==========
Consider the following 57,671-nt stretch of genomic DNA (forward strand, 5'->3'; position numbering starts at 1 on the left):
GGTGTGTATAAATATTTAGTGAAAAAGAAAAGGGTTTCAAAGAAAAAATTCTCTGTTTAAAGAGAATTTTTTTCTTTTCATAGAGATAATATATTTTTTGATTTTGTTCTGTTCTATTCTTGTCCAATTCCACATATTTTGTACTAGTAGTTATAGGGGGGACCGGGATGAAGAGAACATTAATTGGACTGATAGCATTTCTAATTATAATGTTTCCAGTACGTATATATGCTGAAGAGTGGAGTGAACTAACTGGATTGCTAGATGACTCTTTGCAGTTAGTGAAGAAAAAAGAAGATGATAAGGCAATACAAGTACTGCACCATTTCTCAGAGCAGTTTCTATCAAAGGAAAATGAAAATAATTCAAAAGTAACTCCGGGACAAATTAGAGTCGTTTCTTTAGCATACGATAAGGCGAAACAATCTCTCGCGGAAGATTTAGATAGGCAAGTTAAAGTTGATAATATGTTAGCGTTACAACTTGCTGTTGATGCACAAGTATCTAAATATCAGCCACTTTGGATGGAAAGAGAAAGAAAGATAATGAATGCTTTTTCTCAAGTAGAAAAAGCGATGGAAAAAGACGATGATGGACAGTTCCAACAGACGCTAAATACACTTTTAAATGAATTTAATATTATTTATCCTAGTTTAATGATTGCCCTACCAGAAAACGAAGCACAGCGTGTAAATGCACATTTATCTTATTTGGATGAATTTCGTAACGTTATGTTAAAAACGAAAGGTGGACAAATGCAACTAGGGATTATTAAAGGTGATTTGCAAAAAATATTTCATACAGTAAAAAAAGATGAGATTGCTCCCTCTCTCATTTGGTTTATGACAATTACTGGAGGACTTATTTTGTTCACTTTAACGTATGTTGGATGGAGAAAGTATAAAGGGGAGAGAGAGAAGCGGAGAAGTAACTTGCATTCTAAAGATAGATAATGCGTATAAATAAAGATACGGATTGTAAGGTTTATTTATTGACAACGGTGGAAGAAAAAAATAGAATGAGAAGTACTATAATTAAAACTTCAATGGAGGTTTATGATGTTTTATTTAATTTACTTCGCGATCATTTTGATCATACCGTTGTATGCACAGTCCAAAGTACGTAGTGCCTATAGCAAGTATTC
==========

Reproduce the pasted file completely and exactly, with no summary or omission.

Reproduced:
Consider the following 57,671-nt stretch of genomic DNA (forward strand, 5'->3'; position numbering starts at 1 on the left):
GGTGTGTATAAATATTTAGTGAAAAAGAAAAGGGTTTCAAAGAAAAAATTCTCTGTTTAAAGAGAATTTTTTTCTTTTCATAGAGATAATATATTTTTTGATTTTGTTCTGTTCTATTCTTGTCCAATTCCACATATTTTGTACTAGTAGTTATAGGGGGGACCGGGATGAAGAGAACATTAATTGGACTGATAGCATTTCTAATTATAATGTTTCCAGTACGTATATATGCTGAAGAGTGGAGTGAACTAACTGGATTGCTAGATGACTCTTTGCAGTTAGTGAAGAAAAAAGAAGATGATAAGGCAATACAAGTACTGCACCATTTCTCAGAGCAGTTTCTATCAAAGGAAAATGAAAATAATTCAAAAGTAACTCCGGGACAAATTAGAGTCGTTTCTTTAGCATACGATAAGGCGAAACAATCTCTCGCGGAAGATTTAGATAGGCAAGTTAAAGTTGATAATATGTTAGCGTTACAACTTGCTGTTGATGCACAAGTATCTAAATATCAGCCACTTTGGATGGAAAGAGAAAGAAAGATAATGAATGCTTTTTCTCAAGTAGAAAAAGCGATGGAAAAAGACGATGATGGACAGTTCCAACAGACGCTAAATACACTTTTAAATGAATTTAATATTATTTATCCTAGTTTAATGATTGCCCTACCAGAAAACGAAGCACAGCGTGTAAATGCACATTTATCTTATTTGGATGAATTTCGTAACGTTATGTTAAAAACGAAAGGTGGACAAATGCAACTAGGGATTATTAAAGGTGATTTGCAAAAAATATTTCATACAGTAAAAAAAGATGAGATTGCTCCCTCTCTCATTTGGTTTATGACAATTACTGGAGGACTTATTTTGTTCACTTTAACGTATGTTGGATGGAGAAAGTATAAAGGGGAGAGAGAGAAGCGGAGAAGTAACTTGCATTCTAAAGATAGATAATGCGTATAAATAAAGATACGGATTGTAAGGTTTATTTATTGACAACGGTGGAAGAAAAAAATAGAATGAGAAGTACTATAATTAAAACTTCAATGGAGGTTTATGATGTTTTATTTAATTTACTTCGCGATCATTTTGATCATACCGTTGTATGCACAGTCCAAAGTACGTAGTGCCTATAGCAAGTATTC